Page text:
What British Prime Minister Said About “Extreme Poverty” In Nigeria


British Prime Minister, Theresa May has lamented extreme poverty and rising economic inequality in Nigeria.

According to her, no fewer than 87 million of Nigeria’s citizens live below $1.90 a day, making the most populous African nation home to the poorest people in the world.

May made this known while speaking in South Africa where she met President Cyril Ramaphosa on Tuesday, ahead of a visit to meet President Muhammadu Buhari in Abuja on Wednesday.

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She said, “In 2018, five of the world’s fastest-growing economies are African. The continent’s total GDP could well double between 2015 and 2030. By 2050, a quarter of the world’s population and a quarter of the world’s consumers will live here. From the Western Cape to the Mediterranean come stories of increasing stability, growth, innovation and hope.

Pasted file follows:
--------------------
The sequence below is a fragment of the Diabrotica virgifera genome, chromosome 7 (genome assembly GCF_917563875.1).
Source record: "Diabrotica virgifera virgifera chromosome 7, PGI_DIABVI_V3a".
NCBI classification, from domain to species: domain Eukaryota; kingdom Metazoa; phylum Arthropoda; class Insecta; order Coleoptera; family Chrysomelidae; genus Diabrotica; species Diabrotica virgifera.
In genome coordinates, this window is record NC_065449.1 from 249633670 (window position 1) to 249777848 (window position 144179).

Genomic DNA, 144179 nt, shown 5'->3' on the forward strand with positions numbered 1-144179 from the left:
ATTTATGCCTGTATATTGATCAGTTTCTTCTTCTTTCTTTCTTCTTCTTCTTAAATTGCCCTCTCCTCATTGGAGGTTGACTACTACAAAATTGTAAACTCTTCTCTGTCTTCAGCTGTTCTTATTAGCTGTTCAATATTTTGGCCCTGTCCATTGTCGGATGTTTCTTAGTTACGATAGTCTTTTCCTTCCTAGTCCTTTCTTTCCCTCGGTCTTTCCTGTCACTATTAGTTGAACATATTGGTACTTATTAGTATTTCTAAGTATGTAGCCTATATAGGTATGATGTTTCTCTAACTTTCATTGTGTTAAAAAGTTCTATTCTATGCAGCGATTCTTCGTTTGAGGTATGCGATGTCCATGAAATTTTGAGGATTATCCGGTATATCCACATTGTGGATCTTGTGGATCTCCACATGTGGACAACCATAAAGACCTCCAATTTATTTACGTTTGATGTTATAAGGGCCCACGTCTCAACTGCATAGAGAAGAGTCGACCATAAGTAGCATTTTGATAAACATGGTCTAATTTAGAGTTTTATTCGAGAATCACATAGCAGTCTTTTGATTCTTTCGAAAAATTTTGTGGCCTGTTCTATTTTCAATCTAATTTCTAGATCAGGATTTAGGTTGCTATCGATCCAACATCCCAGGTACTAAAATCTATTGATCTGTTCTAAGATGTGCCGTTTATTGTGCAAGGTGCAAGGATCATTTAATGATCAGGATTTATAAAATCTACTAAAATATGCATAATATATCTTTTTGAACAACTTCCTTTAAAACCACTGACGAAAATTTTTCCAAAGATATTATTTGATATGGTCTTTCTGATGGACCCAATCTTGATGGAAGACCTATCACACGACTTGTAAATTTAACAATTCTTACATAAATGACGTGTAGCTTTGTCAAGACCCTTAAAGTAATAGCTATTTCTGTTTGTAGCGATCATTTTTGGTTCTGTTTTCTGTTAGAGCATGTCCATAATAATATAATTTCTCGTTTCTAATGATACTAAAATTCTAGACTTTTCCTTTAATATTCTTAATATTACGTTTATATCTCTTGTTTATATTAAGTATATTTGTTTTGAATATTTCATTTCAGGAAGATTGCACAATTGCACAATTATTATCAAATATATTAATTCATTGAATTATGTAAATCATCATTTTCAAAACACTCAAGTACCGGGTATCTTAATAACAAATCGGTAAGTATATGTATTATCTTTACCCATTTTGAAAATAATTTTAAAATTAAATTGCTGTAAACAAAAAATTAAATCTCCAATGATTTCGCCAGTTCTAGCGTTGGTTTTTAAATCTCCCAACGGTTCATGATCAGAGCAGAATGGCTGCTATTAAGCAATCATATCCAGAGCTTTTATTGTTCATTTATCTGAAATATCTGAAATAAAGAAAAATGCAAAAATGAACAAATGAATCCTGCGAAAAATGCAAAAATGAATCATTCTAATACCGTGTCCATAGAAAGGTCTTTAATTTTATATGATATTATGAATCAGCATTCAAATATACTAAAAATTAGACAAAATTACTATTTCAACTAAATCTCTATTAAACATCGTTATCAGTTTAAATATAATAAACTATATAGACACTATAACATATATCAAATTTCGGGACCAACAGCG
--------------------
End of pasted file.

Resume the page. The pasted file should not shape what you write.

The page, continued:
“South Africa, for so long blighted by the evils of Apartheid, is free, democratic and home to one of the continent’s largest economies. In Cote D’Ivoire, United Nations peacekeepers have gone home and GDP is growing three times faster than in Europe. And Ethiopia – for a generation of British people often associated only with famine – is fast becoming an industrialised nation, creating a huge number of jobs and establishing itself as a global destination for investment.

“Yet, in a situation familiar to nations around the world, progress has not been uniform. As well as emergent democracies and growing economies, Africa is home to the majority of the world’s fragile states and a quarter of the world’s displaced people. Extremist groups such as Boko Haram and al Shabab are killing thousands. Africa’s ocean economy – three times the size of its landmass – is under threat from plastic waste and other pollution.

“Most of the world’s poorest people are Africans. And increasing wealth has brought rising inequality, both between and within nations. For example, much of Nigeria is thriving, with many individuals enjoying the fruits of a resurgent economy. Yet 87 million Nigerians live on less than $1.90 a day, making it home to more very poor people than any other nation in the world.”

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